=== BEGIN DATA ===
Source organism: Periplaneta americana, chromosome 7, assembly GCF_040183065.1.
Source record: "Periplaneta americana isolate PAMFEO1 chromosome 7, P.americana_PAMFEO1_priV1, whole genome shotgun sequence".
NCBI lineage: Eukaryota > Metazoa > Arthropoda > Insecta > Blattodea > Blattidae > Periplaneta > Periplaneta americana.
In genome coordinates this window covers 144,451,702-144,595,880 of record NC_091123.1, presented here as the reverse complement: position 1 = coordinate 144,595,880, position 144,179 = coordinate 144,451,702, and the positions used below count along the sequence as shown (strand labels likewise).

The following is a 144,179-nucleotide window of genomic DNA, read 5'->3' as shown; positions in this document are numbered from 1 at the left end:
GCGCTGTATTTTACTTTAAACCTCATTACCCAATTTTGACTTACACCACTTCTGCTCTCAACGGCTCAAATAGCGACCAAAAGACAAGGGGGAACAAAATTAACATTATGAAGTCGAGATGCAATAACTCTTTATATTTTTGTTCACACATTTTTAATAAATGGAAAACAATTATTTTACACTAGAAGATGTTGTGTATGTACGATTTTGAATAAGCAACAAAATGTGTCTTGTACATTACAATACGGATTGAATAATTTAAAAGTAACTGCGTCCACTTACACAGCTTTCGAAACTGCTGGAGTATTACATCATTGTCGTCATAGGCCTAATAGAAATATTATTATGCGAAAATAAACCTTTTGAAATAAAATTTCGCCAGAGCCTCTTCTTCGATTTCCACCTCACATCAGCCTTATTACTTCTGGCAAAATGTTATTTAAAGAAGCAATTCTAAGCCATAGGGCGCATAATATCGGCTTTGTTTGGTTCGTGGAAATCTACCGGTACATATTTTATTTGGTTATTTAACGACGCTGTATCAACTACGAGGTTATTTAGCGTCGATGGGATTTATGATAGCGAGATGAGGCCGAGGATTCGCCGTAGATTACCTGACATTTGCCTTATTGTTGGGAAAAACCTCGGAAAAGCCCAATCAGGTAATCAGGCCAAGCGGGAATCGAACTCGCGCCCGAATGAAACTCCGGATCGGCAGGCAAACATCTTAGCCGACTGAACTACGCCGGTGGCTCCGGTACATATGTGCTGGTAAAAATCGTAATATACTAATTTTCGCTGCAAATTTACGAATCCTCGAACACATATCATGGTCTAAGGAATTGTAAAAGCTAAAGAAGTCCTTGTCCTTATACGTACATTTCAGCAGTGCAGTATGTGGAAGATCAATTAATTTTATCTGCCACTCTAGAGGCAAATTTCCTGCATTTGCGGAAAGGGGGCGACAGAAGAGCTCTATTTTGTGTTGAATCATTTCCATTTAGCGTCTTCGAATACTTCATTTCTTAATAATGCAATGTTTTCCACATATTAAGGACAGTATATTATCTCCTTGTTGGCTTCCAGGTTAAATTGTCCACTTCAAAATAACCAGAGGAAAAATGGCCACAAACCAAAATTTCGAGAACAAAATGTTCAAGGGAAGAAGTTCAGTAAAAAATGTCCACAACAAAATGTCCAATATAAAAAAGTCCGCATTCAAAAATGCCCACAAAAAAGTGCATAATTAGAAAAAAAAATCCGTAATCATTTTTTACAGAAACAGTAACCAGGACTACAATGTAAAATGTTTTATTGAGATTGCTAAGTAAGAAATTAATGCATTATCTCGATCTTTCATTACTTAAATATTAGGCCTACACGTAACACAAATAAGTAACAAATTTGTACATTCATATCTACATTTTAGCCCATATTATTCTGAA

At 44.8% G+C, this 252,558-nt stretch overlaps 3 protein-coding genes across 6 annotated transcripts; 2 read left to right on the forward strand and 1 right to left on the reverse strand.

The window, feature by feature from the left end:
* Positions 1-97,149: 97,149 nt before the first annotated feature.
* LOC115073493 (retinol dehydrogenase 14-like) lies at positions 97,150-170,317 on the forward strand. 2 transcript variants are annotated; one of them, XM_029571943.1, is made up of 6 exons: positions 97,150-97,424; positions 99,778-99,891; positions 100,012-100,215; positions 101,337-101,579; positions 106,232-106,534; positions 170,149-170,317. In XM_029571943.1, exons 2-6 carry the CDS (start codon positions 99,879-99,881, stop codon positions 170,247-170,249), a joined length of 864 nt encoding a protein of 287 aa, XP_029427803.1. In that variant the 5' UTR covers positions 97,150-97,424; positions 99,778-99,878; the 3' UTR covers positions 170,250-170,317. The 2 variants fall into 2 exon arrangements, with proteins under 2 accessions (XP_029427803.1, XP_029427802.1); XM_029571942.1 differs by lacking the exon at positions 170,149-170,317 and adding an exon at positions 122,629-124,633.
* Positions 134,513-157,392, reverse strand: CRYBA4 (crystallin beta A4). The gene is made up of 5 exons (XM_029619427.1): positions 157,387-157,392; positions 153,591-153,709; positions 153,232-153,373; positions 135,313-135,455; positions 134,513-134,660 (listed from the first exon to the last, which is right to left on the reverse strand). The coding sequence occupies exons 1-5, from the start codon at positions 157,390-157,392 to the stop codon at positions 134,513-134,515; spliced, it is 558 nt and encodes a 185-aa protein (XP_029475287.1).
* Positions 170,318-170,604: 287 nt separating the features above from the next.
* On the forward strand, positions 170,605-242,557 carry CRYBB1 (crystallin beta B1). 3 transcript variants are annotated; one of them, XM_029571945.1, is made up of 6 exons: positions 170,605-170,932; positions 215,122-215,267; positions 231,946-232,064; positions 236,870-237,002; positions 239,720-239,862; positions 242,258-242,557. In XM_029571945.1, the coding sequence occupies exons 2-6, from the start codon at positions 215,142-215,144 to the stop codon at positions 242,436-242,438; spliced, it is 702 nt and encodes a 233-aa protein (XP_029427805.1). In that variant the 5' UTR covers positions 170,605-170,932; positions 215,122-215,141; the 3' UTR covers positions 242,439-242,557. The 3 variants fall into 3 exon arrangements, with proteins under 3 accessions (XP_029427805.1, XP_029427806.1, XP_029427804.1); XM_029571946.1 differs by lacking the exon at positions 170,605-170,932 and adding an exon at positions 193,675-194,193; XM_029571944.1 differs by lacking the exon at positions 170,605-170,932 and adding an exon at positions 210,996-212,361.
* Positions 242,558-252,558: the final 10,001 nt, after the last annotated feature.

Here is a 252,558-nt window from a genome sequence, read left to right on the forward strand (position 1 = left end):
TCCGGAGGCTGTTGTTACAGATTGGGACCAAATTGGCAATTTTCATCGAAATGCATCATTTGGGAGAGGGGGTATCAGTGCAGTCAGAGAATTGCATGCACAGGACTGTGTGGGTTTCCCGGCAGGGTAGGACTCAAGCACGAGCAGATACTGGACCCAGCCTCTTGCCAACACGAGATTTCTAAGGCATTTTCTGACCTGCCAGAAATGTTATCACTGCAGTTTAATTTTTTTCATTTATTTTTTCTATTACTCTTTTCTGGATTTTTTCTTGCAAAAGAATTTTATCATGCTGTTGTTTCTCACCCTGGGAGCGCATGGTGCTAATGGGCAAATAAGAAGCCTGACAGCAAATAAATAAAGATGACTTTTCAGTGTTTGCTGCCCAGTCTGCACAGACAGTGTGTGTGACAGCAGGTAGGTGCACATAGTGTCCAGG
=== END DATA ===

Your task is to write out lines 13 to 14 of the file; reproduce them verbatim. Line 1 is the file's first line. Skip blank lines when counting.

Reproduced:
* On the forward strand, positions 170,605-242,557 carry CRYBB1 (crystallin beta B1). 3 transcript variants are annotated; one of them, XM_029571945.1, is made up of 6 exons: positions 170,605-170,932; positions 215,122-215,267; positions 231,946-232,064; positions 236,870-237,002; positions 239,720-239,862; positions 242,258-242,557. In XM_029571945.1, the coding sequence occupies exons 2-6, from the start codon at positions 215,142-215,144 to the stop codon at positions 242,436-242,438; spliced, it is 702 nt and encodes a 233-aa protein (XP_029427805.1). In that variant the 5' UTR covers positions 170,605-170,932; positions 215,122-215,141; the 3' UTR covers positions 242,439-242,557. The 3 variants fall into 3 exon arrangements, with proteins under 3 accessions (XP_029427805.1, XP_029427806.1, XP_029427804.1); XM_029571946.1 differs by lacking the exon at positions 170,605-170,932 and adding an exon at positions 193,675-194,193; XM_029571944.1 differs by lacking the exon at positions 170,605-170,932 and adding an exon at positions 210,996-212,361.
* Positions 242,558-252,558: the final 10,001 nt, after the last annotated feature.